FIG. 10 illustrate a preferred embodiment of the present invention which further includes command output device 54 for controlling other appliances within a home entertainment system. Command output device 54 preferably emits an infra-red signal compatible with the remote control operation of other appliances within the home entertainment system such as VCR 56. In this way, computer software can be executed on the player providing menu-driven, interactive, remote control of VCR 56 or other entertainment appliances. As an example, the player of FIG. 10 can advantageously control a television set and VCR if control software 40 (and associated control logic) of the player is equipped to receive broadcasts of television program guide information such as provided by the "StarSight" system.
In the embodiment of FIG. 10, control software 40 internally formulates appropriate commands for the desired appliance, depending on the menu-driven input provided by the user. Command output device 54 will then output these commands so as to control the appliance, e.g, the VCR will automatically be programmed for timed recording as desired by user. Thus, software can be written with the full complexity and richness supported by processor 12 and operating system software 24 (i.e., preferably the full potential of MPC-compatible software) so as to facilitate centralized, user-friendly, interactive control of any desired appliance within the user's home entertainment system.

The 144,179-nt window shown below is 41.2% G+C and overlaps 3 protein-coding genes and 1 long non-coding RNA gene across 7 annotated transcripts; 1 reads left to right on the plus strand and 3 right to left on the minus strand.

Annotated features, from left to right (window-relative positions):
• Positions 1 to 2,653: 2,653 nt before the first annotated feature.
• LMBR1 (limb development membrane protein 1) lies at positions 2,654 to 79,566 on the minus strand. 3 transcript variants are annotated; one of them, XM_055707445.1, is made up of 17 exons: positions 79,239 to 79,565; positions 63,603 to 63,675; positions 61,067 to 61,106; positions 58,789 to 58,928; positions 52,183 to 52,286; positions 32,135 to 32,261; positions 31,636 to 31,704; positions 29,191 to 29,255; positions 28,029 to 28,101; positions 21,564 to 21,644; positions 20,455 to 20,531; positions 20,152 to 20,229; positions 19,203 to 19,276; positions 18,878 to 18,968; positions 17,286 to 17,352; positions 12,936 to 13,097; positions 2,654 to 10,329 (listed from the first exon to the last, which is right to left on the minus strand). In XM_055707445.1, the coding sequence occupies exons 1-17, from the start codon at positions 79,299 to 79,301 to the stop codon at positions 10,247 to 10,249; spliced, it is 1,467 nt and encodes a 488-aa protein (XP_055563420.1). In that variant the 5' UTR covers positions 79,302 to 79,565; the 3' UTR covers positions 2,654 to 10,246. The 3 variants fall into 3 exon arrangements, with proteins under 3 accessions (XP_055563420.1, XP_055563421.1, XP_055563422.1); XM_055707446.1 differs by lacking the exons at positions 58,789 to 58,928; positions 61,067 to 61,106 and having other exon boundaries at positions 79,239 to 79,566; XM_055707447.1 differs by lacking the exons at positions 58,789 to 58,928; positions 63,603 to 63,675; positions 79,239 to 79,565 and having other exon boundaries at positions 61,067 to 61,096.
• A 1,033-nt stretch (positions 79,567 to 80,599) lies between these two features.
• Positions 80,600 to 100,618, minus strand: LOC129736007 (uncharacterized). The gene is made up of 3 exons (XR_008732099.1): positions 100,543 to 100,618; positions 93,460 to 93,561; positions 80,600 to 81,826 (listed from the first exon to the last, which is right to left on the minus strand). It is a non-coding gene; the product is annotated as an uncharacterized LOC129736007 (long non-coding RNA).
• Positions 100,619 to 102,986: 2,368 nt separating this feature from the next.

Other embodiments and modifications within the spirit of the present invention will occur to those of ordinary skill in the art in view of these teachings, including but not limited to using additional or alternative system components; providing support for additional or alternative computer entertainment functions; and providing compatibility with additional or alternative platforms. Such embodiments remain within the scope of the present invention, to the extent they fall within the scope of the following claims.
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|U.S. Classification||710/10, 348/E07.054, 348/E07.069, 707/E17.009, 348/E07.083|
|International Classification||H04N7/173, H04N7/16, G06F17/30, H04N7/15|
|Cooperative Classification||H04N7/15, G06F17/30017, H04N7/173, H04N7/16|
|European Classification||H04N7/16, H04N7/15, G06F17/30E, H04N7/173|
|Feb 24, 1995||AS||Assignment|
Owner name: DIGITAL INTERACTIVE SYSTEMS CORPORATION, LTD., ISR
Free format text: ASSIGNMENT OF ASSIGNORS INTEREST;ASSIGNOR:DOREL, ALLEN;REEL/FRAME:007357/0933
Effective date: 19950223
|Nov 24, 1997||AS||Assignment|
Owner name: IRELL & MANELLA LLP, CALIFORNIA
Free format text: ASSIGNMENT FOR SECURITY;ASSIGNOR:DIGITAL INTERACTIVE SYSTEMS CORPORATION, LTD.;REEL/FRAME:008812/0771
Effective date: 19970930
|Aug 23, 2001||FPAY||Fee payment|
Year of fee payment: 4
|Jun 29, 2004||CC||Certificate of correction|
|Aug 17, 2004||AS||Assignment|
Owner name: DIGITAL INTERACTIVE SYSTEMS CORPORATION, CALIFORNI
Free format text: ASSIGNMENT OF ASSIGNORS INTEREST;ASSIGNOR:DIGITAL INTERACTIVE SYSTEMS CORPORATION, LTD.;REEL/FRAME:014990/0961
Effective date: 20040630
|Dec 9, 2004||AS||Assignment|
Owner name: BATSIA, SHLOMO, ISRAEL
Free format text: SECURITY AGREEMENT;ASSIGNOR:DIGITAL INTERACTIVE SYSTEMS CORPORATION;REEL/FRAME:015428/0460
Effective date: 20040613
|Aug 23, 2005||FPAY||Fee payment|
Year of fee payment: 8
|Aug 24, 2009||FPAY||Fee payment|
Year of fee payment: 12